Theater Tokyo Freakout
posted by August 14 at 11:53 AMon
Here’s a story for the folks who are constantly bitching about the lack of arts funding and think the government should just, like, pay for our theaters:
The Japanese theater world is currently in crisis over the question of to whom public theaters belong, since the decision by the New National Theatre Tokyo (NNTT) to appoint new artistic directors for each of its three divisions.
The Japanese government lavishly finances the NNTT and, as a result, treats it like a government bureaucracy. Which is causing major fuckups:
Tadaaki Otaka, the new artistic director of opera, who is slated to succeed Hiroshi Wakasugi, first learned of his appointment when he read about it in a newspaper. Otaka himself had never officially accepted the job.
More perplexing is the replacement of Hitoshi Uyama, the current artistic director of theater, who was appointed only last autumn. Uyama’s productions of “Yakiniku Dragon” and “A Japanese Named Otto” (which he also directed), were both well received by critics and the public.
Granted: It’d be peachy for American artists to have more no-strings access to government money.
But that just isn’t going to happen.
Even if the American government sponsored theaters, it would try to control them more tightly—and fuck them up more badly—than the Japanese government does.
Why? Because we’re a big, diverse country with a reactionary conservative streak 2,000 miles wide. And nobody, elected or appointed, wants to risk his or her cushy government job on a visionary artistic director. Or playwright. Or director. Or anything.
So we’re stuck with foundations and individual patrons, whose donations will dry up as the economy gets worse.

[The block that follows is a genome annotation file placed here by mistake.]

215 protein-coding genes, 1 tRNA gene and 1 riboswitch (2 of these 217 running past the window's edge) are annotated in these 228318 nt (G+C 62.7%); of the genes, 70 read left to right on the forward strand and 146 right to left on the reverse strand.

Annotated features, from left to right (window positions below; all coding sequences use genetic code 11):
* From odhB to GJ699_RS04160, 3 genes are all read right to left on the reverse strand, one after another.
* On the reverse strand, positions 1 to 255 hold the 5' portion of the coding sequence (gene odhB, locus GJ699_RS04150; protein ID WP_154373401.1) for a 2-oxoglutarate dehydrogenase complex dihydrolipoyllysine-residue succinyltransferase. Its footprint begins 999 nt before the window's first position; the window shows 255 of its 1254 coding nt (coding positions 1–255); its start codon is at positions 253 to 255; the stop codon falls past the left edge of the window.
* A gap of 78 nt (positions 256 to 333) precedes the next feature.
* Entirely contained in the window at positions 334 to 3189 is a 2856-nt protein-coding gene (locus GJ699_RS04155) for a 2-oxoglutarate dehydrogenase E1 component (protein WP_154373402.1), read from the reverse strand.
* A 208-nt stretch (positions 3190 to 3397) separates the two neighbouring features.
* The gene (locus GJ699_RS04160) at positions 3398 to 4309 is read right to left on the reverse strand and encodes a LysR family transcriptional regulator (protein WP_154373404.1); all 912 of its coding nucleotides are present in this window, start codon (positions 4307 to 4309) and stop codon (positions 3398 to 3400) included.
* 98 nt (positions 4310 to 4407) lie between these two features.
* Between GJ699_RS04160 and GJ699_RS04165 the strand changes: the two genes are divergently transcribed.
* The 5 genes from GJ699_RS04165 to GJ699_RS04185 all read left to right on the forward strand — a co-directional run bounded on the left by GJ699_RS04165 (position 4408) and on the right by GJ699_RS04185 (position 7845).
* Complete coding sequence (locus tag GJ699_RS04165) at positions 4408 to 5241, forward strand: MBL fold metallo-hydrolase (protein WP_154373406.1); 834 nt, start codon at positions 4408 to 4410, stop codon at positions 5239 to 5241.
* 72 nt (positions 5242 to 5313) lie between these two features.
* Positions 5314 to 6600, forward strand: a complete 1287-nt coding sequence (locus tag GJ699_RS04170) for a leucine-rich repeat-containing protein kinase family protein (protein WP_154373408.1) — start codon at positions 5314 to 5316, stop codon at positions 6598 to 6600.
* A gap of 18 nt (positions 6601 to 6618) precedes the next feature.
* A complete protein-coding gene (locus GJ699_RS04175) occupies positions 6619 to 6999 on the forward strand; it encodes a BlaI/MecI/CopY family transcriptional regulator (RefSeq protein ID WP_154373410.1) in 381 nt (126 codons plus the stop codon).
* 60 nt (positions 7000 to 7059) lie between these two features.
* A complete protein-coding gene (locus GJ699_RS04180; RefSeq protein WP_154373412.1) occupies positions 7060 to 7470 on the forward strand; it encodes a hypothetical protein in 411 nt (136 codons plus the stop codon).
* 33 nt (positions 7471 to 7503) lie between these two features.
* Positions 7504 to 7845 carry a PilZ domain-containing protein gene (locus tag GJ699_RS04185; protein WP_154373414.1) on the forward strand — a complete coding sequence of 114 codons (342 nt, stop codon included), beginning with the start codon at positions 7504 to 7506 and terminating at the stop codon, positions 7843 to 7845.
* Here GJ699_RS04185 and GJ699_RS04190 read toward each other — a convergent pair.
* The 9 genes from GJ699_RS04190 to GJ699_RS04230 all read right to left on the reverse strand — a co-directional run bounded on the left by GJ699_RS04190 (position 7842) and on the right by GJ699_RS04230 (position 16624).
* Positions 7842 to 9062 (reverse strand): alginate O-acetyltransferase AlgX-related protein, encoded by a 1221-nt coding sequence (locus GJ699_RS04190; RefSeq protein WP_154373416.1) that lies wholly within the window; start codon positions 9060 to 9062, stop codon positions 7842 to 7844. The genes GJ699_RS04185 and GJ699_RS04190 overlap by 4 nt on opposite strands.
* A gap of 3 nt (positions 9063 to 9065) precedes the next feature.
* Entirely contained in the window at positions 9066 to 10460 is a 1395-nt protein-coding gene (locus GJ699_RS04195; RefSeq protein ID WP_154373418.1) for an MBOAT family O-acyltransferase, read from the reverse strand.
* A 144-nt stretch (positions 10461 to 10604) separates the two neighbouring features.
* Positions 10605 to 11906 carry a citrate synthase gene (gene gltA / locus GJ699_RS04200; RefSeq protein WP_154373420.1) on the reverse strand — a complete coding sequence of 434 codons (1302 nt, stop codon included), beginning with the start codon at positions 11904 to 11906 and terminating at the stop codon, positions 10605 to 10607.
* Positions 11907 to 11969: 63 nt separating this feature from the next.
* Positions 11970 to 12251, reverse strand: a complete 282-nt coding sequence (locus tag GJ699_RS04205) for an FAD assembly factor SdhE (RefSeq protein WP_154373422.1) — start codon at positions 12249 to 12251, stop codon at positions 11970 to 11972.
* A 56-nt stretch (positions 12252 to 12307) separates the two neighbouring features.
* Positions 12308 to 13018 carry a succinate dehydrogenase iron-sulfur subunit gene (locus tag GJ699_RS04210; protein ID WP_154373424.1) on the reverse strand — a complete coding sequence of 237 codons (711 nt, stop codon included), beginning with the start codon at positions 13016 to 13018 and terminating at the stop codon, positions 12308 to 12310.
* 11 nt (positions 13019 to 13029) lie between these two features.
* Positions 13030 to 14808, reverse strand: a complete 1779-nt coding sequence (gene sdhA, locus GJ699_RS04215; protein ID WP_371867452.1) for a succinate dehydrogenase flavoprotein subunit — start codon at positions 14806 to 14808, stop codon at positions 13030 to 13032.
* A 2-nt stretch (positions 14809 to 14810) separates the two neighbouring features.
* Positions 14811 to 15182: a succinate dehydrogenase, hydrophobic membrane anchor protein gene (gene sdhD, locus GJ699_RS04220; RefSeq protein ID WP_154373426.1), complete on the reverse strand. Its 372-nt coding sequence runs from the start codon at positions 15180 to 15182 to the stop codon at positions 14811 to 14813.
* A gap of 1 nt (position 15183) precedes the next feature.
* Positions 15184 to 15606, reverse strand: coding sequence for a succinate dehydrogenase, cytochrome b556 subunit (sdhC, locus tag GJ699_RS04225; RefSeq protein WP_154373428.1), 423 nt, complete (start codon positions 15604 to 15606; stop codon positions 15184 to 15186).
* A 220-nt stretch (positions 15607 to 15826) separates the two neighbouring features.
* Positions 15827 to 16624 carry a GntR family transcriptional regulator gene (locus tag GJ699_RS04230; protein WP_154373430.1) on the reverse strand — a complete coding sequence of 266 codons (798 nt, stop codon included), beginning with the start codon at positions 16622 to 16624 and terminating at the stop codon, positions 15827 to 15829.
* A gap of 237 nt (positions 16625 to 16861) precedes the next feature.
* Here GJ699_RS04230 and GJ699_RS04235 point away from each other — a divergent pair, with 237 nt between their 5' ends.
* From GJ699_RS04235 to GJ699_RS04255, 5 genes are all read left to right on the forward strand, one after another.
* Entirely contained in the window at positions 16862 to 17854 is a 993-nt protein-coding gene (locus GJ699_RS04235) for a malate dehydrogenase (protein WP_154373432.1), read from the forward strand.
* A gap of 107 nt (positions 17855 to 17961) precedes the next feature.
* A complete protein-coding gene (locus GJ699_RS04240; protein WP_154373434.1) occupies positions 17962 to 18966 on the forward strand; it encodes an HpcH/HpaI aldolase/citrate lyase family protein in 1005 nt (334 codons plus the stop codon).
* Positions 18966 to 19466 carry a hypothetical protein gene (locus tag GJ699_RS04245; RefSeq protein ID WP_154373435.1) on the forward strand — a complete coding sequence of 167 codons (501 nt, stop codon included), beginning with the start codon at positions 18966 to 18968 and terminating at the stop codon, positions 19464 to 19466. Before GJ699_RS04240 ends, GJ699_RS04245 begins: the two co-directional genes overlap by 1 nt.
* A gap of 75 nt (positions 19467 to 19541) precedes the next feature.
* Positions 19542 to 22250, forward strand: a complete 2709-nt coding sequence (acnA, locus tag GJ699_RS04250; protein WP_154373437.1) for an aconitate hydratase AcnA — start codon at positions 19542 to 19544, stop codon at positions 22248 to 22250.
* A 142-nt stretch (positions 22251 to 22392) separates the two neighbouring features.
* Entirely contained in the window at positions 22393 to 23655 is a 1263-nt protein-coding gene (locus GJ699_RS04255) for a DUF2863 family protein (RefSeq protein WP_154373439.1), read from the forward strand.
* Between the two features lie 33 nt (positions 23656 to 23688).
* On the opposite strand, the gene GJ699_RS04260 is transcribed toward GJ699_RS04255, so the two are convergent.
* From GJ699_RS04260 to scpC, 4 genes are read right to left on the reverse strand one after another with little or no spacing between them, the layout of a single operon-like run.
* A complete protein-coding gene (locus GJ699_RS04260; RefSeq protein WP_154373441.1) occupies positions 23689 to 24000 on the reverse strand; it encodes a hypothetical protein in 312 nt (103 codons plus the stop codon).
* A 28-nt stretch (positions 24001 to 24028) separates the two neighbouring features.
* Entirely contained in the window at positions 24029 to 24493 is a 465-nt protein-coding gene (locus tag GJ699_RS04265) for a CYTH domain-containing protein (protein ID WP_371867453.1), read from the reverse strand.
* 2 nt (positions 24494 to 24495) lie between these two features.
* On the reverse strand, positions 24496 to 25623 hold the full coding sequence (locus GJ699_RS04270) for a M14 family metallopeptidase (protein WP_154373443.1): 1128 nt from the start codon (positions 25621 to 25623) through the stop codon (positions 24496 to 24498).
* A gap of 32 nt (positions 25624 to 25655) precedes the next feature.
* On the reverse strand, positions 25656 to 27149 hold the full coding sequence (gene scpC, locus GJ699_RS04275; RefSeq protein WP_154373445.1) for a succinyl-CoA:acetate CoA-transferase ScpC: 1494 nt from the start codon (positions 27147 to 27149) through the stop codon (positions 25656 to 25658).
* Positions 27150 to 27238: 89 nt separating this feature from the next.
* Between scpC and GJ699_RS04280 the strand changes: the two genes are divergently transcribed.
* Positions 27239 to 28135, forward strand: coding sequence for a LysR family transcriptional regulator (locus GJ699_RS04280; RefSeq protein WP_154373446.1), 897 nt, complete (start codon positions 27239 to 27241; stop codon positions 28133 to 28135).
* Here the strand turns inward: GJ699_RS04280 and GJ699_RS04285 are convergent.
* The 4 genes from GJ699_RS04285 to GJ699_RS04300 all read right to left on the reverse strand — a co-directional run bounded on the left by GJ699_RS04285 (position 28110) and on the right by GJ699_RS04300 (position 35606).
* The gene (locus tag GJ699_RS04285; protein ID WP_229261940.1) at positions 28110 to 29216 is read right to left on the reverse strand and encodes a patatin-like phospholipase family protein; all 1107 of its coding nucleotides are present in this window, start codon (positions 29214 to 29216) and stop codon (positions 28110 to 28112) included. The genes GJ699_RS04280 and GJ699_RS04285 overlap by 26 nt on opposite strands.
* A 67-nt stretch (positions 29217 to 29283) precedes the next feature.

Which leaves us with old-fashioned capitalism, of the DIY rock ‘n’ roll variety, where you just cobble it together and make it work.
All this “actors deserve get a living wage” rhetoric thrown around by actors’ unions and regional theaters—and, famously, Mike Daisey, in this essay for The Stranger—is, I’m sorry to say, totally unrealistic.
Sure, actors deserve living wages (everybody deserves living wages) but they ain’t gonna get them any more than most rock ‘n’ rollers will get living wages. The analogy isn’t as specious as you might think: regional theaters (as we know them) are going down, just like record labels (as we know them) are going down.
And when the theaters crumble, they’re taking the unions (especially Actor’s Equity) with them.
Then the only people left will be the cockroaches—the people with true grit who want to make theater because they want to make theater.
Theater, again, will become a deep calling with no promise of financial reward. (Which, I’m sorry to say, might even improve the form as a whole.)
We’ll never be like Europe. We’ll never be like Japan.
So all you theater artists are going to have to do it for yourselves: Produce burlesque shows to subsidize your experimental dramas; live in warehouses (like these guys); learn a goddamned trade (like this guy); seek out your own private Medicis—I know, that’s a tall order the West Coast, where the nouveau riche haven’t figured out how to be art patrons yet. But somebody’s got to teach them. Might as well be you.
(And please do not rack up debt by going to a grad school that will only teach you to navigate Hollywood and the doomed regional theaters. Unless you’re planning on being an LA star, it’s a waste of precious time and money. Just get out there and make work.)
You can mewl about “living wages” and “not enough arts funding” while your theaters burn, but that won’t put out the fire.